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Chrome ‘Memories’ will bring a new way to look at your browser history

One fundamental feature of the web browser is the ability to find sites you’ve viewed before in your history. Google Chrome is set to gain “Memories” as an alternative way to look through your browser history.

Chrome has long offered the History page as a way to search through everything you’ve ever looked at since the last time you cleared the browser’s data. As this page shows quite literally everything — including things like every time you change from one Slack room to another — things can start to get messy if you aren’t sure what you’re looking for.

Back in February, Google added a new flag to the chrome://flags page, vaguely describing the addition of “Memories” to Chrome. However, the flag had thus far not done anything noticeable to Chrome.


Enables chrome://memories


As spotted by Techdows, the most recent builds of Chrome Canary and Chrome OS Canary — currently version 92 — include a functional version of Memories. By navigating to the new “chrome://memories” URL, you’ll be treated to a page that looks surprisingly similar to the current History view for Chrome, despite being titled “Memories.”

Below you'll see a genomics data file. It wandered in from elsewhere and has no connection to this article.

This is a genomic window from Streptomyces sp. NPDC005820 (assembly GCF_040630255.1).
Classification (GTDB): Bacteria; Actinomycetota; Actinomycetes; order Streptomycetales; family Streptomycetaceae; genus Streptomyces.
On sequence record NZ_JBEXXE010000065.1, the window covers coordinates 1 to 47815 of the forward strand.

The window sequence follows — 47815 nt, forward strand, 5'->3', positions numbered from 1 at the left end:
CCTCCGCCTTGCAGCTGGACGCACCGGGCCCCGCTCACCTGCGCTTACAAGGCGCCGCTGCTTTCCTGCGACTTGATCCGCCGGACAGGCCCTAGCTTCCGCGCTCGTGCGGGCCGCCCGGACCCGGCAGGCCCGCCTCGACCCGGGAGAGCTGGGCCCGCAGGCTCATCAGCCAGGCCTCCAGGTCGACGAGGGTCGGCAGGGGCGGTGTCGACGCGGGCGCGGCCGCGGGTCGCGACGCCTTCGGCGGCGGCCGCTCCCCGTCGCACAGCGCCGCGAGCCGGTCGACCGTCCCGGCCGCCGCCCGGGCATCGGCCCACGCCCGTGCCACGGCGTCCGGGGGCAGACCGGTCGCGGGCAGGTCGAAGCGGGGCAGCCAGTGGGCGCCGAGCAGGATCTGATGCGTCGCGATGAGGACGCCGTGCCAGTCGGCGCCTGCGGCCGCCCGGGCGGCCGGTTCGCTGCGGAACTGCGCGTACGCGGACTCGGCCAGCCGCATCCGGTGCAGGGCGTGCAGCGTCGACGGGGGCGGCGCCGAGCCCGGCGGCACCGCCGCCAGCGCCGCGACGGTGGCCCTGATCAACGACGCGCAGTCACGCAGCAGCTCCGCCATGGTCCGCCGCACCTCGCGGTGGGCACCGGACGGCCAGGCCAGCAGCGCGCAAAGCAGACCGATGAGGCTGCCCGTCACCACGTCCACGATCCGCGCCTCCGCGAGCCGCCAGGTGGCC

Chrome Memories page, showing a day's worth of browser history

For now, Chrome’s Memories page only shows history from the current day plus four previous days, seemingly showing only the most relevant pages you’ve browsed on a given day, rather than everything. Atop each day, you’ll also see some of the Google searches you’ve done during that browsing session.

Using the search bar at the top of the Memories page, you can filter down to see only the pages related to your search, just like Chrome’s History view. Of course, unlike the History page, Memories only shows results from the last few days.

Preview of Chrome Memories page searching for "Marc Rebillet"

As can be seen with the obvious placeholder image in the screenshot, though, Memories is still very much a work in progress. This is also clear from the three-dots menu buttons, which currently do not offer any options when clicked.

It remains to be seen what else Google intends for this new Chrome Memories page to do. Given the name, it’s easy to draw comparisons to features like Memories in Google Photos, which surfaces pictures according to a category or based on how long ago you took them. Given the feature has only just begun working on Chrome Canary, we likely won’t see it launch until Chrome 92 — set to launch in July — at the earliest.

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Avatar for Kyle Bradshaw Kyle Bradshaw

Kyle is an author and researcher for 9to5Google, with special interests in Made by Google products, Fuchsia, and Stadia.

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